Off To Agility Trials

Kona and I have been training in agility for over a year.
Agility has been such a great learning and bonding experience for us. I am so proud of all Kona has learned and love being able to see how far she’s come. Before starting agility you could not pet Kona, she hated being touched by strangers, even people she knew. She has now come a long way, she is more tolerable of being pet in situations where it’s a must, like at the vet. I still do not let others pet her, as I know she does not like it and I can speak the words where she cannot and others may not be able to read her signs she gives. I believe that agility has built up her confidence and our connection in order for her to be more tolerable and obedient. This along with her just growing up.
To date Kona has been entered in two trails. Both trials were held at the Fair Grounds barn where she has attended fun trials.
First time fear! Our first trial did not go well. I didn’t expect things to go the way they did. I was excited! I didn’t feel nervous mostly because I view trials and agility different than I realized others did. For me it’s something fun to do with my dog, and if we do well, great, if not, oh well, we’ll keep practicing. On the big day, on our first run, Kona seemed off. She wasn’t focused, sniffing, and disconnected. I was lucky she even did the course. By the third run, she only did two obstacles and b-lined it for the exit. She was terrified of the ring. I was shocked and couldn’t figure out where this behaviour was coming from. I knew I had another trial coming up in 2 weeks and figured we’d go to our practices as always and hope for the best next time.

Trial number 2. This time around, I’ll admit, I was feeling nervous. Was Kona going to avoid the course and try and run off again? She was showing signs like before. We enter, get up to the start line and I could tell she did not want to do this, she was nervous! I did what I could to rev her up and start off the line with her. This time she ran the course, like we were at class! I was so relieved. Things went so well we qualified and came in first for that run. For our next two runs she ran the course, but didn’t take the dog walk. After the first few steps on it, she jumped off, feeling unsure of it. Once we made a second failed attempt, we continued to the rest of the course. I was so happy she ran the course even if she didn’t take the dog walk, I wanted her to have a positive experience and we will always have time to build her confidence with equipment in the future. My trainer thinks the problem with the dog walk was that it was black versus blue, and so for her she can’t see the top to know what it is and that it’s the same piece of equipment as she knows, just different colour.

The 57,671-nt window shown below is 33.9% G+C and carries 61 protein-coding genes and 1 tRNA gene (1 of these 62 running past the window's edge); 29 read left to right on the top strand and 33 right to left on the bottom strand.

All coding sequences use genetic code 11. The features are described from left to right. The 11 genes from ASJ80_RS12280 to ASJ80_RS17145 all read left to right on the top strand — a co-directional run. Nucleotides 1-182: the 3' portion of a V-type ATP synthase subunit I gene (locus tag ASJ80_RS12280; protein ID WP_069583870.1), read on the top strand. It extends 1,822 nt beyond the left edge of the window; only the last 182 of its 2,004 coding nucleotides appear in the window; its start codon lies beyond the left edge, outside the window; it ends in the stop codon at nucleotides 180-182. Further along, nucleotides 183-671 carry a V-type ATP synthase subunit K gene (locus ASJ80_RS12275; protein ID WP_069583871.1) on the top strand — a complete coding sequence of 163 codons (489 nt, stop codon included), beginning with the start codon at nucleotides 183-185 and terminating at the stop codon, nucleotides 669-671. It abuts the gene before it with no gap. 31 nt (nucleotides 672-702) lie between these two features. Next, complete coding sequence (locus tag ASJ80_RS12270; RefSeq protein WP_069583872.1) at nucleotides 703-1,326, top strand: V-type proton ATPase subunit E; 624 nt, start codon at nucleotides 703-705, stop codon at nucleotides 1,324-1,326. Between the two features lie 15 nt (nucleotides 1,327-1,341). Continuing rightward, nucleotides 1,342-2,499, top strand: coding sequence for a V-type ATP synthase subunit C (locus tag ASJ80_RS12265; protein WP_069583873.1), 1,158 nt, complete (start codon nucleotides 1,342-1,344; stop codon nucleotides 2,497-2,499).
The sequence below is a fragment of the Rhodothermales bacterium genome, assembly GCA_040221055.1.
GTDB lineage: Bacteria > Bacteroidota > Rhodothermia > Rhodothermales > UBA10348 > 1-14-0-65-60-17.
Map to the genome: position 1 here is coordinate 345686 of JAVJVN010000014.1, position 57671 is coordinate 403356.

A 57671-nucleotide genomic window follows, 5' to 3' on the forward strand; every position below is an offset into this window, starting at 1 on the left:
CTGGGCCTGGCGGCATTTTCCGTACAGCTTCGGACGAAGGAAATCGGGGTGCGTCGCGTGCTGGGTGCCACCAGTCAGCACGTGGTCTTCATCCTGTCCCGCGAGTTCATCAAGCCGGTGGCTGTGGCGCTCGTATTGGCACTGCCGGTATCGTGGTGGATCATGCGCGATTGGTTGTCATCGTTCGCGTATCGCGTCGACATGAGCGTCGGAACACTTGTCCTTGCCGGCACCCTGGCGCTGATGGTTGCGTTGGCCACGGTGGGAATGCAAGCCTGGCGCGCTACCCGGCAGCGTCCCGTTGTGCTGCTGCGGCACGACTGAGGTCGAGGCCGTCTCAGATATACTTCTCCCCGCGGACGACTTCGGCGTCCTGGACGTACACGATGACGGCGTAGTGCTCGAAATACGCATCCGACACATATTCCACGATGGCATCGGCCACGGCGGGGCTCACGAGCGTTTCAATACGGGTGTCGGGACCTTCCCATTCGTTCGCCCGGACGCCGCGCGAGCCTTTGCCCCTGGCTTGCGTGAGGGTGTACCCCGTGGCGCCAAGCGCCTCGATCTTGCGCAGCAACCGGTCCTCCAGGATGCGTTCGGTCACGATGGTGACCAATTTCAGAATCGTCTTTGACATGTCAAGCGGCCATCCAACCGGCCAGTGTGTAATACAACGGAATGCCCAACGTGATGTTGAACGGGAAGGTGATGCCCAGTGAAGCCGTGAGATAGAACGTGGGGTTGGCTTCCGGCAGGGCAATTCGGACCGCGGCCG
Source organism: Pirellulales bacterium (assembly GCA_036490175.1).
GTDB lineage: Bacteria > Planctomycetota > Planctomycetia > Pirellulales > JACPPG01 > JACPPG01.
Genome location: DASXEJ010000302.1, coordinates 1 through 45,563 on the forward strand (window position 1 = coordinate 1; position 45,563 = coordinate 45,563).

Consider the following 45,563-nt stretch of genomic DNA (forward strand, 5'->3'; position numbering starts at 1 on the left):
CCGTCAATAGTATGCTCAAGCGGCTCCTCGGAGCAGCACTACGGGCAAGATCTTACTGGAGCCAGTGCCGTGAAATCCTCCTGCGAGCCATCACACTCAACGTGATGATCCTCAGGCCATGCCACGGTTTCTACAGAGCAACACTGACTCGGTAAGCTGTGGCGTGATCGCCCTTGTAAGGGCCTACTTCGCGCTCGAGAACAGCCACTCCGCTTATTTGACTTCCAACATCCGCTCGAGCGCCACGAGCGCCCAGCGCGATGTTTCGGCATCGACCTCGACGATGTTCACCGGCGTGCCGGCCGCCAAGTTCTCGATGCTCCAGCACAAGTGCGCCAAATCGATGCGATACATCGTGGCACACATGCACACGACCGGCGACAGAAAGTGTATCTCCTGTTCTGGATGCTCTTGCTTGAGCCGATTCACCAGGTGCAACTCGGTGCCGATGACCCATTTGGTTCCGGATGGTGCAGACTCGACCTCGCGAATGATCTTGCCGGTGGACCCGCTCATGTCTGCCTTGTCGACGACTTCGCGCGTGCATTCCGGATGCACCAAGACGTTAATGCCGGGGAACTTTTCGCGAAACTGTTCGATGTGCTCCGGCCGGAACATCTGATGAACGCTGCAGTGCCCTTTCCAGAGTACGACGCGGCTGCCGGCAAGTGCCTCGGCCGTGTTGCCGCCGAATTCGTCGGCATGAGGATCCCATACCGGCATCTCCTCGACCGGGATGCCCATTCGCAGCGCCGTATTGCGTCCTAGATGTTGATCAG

Now, I will wait to attend some fun trials at this barn to reinforce that it’s a happy place. Everyone told me she must be picking up everyone’s “trial” energy, because at fun trials where she had fun, the energy was different, no one is stressing about a win or lose. Looking back, I do believe that is true, because at fun trials or practice, she is having a blast, she’s focused, and has speed. There should be no difference at trials, but if she’s picking up a ton of tense energy at trials, she’s reflecting that.
If anyone has experienced this with their dog or something similar, don’t give up! Remember, it’s not the end of the world and always look to make it an positive experience for the dog. Back to our first trial, seeing how Kona was acting and that she clearly was not having a good experience, is what made me decide to only try for 3 obstacles out of the whole course. I knew I would qualify, but I wanted to at least have her jump a few obstacles, get big reward and get out… Anything to make the last thing something great for her.

Cali has started agility training just a couple months ago. In such a short time she has picked things up very quickly. Not to say we haven’t had some struggles. She is very driven and that means she gets irritable fast. While at agility classes she needs special attention, working through some behavioral issues around other dogs. As I continue to work with her through this, I have no doubt Cali will go a long way as Kona did.

When searching for agility training, I searched out all the trainers in my area. I emailed questions and got as much information regarding class times, number of sessions and pricing. What was the determining factor for me was finding a trainer that understood Cattle Dogs. Lucky for me a found a trainer who not only had two Cattle Dogs but talked to me for an hour about my concerns I had with Kona and gave me great tips and tools for moving forward. This showed me she her passion for dogs and she would be the right trainer for us.